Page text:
http://en.wikipedia.org/wiki/Guanosine_monophosphate
Guanosine monophosphate, also known as 5'-guanidylic acid or guanylic acid and abbreviated GMP, is a nucleotide that is found in RNA. It is an ester of phosphoric acid with the nucleoside guanosine. GMP consists of the phosphate group, the pentose sugar ribose, and the nucleobase guanine.

The sodium salt, disodium guanylate is a food additive used as a flavor enhancer because of its distinctive meaty taste.

http://en.wikipedia.org/wiki/Disodium_guanylate
Disodium guanylate (E627), chemical formula C10H14N5O8P, is a food additive used as a flavor enhancer, in synergy with monosodium glutamate (the sodium salt of glutamic acid, MSG). As it is a fairly expensive additive, it is not used independently of glutamic acid; if disodium guanlyate is present in a list of ingredients but MSG does not appear to be, it is likely that glutamic acid is provided as part of another ingredient such as a processed soy protein complex.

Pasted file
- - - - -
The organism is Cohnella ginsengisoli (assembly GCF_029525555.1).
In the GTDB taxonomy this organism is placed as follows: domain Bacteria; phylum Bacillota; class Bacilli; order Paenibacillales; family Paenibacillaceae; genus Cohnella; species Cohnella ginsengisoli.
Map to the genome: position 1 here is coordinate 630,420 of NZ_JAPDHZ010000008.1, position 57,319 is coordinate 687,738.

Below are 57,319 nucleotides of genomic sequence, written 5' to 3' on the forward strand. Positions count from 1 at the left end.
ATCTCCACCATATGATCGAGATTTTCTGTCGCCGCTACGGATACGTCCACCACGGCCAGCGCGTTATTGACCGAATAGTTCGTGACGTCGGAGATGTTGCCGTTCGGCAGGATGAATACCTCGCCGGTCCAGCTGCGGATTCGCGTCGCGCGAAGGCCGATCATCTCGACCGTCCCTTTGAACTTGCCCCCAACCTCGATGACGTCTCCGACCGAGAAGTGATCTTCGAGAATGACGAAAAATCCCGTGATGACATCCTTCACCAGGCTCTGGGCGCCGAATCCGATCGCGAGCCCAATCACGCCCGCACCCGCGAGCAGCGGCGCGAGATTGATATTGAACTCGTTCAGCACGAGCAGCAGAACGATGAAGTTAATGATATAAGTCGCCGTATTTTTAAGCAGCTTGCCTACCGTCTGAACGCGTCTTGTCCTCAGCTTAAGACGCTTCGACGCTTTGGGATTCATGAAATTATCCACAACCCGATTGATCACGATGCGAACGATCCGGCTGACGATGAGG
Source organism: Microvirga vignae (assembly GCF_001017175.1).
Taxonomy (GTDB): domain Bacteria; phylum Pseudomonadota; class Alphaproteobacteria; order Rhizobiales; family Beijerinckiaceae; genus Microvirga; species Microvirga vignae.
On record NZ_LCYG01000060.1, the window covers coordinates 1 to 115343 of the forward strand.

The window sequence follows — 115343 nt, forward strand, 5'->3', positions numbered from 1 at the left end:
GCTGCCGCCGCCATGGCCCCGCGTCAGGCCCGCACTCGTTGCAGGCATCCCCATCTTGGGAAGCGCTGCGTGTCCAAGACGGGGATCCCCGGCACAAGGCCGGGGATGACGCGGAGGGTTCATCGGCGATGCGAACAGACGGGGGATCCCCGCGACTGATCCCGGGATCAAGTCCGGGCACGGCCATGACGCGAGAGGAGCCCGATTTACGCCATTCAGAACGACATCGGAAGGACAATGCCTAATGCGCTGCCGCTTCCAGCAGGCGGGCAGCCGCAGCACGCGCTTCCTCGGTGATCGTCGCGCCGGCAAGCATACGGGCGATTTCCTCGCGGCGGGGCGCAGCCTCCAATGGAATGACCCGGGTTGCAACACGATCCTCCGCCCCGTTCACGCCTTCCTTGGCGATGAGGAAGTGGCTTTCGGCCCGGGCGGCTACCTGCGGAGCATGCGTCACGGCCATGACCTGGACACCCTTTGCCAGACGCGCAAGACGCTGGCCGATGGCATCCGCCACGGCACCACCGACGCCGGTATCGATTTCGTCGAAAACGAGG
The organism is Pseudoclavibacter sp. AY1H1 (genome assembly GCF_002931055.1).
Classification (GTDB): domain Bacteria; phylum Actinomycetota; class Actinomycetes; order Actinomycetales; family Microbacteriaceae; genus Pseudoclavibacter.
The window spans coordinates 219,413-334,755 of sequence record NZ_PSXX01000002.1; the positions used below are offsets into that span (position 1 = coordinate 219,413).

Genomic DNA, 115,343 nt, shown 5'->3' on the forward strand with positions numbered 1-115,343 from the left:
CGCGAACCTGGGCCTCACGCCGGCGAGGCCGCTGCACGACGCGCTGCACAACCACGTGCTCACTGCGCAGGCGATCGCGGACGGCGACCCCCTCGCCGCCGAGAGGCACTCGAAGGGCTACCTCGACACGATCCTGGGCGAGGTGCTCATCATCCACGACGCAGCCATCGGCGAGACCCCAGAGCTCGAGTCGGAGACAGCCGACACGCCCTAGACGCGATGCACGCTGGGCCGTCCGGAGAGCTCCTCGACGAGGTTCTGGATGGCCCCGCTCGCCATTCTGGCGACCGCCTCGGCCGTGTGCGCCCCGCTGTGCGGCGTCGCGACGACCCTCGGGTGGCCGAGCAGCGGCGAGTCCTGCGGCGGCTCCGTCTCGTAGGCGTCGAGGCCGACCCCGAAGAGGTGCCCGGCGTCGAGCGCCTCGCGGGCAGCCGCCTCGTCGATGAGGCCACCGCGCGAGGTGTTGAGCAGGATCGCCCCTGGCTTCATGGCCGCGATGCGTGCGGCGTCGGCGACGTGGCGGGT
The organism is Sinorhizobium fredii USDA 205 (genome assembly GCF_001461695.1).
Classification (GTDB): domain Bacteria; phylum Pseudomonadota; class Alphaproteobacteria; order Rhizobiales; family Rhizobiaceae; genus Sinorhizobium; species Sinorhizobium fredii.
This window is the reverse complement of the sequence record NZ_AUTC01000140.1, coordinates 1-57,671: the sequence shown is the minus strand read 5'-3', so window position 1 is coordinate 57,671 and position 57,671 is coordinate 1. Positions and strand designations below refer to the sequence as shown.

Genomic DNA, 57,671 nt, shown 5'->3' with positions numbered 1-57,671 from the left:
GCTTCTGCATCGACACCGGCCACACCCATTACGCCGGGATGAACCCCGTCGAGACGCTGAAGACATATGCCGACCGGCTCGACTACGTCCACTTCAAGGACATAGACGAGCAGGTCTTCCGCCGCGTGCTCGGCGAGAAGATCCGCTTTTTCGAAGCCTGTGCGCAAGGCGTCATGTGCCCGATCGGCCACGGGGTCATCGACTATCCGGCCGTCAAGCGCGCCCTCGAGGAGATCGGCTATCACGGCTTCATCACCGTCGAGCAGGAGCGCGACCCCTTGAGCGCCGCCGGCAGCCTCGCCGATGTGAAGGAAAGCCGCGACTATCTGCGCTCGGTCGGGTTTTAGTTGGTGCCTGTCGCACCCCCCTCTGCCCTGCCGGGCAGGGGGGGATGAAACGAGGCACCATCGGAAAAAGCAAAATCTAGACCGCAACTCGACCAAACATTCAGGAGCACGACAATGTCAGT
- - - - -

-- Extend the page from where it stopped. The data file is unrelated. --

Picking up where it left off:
Disodium guanylate is a flavor enhancer derived from dried fish or dried seaweed. It is a by-product of disodium inosinate.
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mac and me

Postby jimmylegs » Tue Jul 25, 2006 5:13 pm

actually harry i have a similar feeling about the excellence of macmaster in general, and am very pleased that it is my hospital.

however, wrt my personal experience, i'm a bit down on the whole thing so far - i kind of disagree with my first neuro's dx and diff dx (he was a peripheral guy who referred me to the ms clinic) and at the clinic they just confirmed ms and handed me the funding application forms for rebif.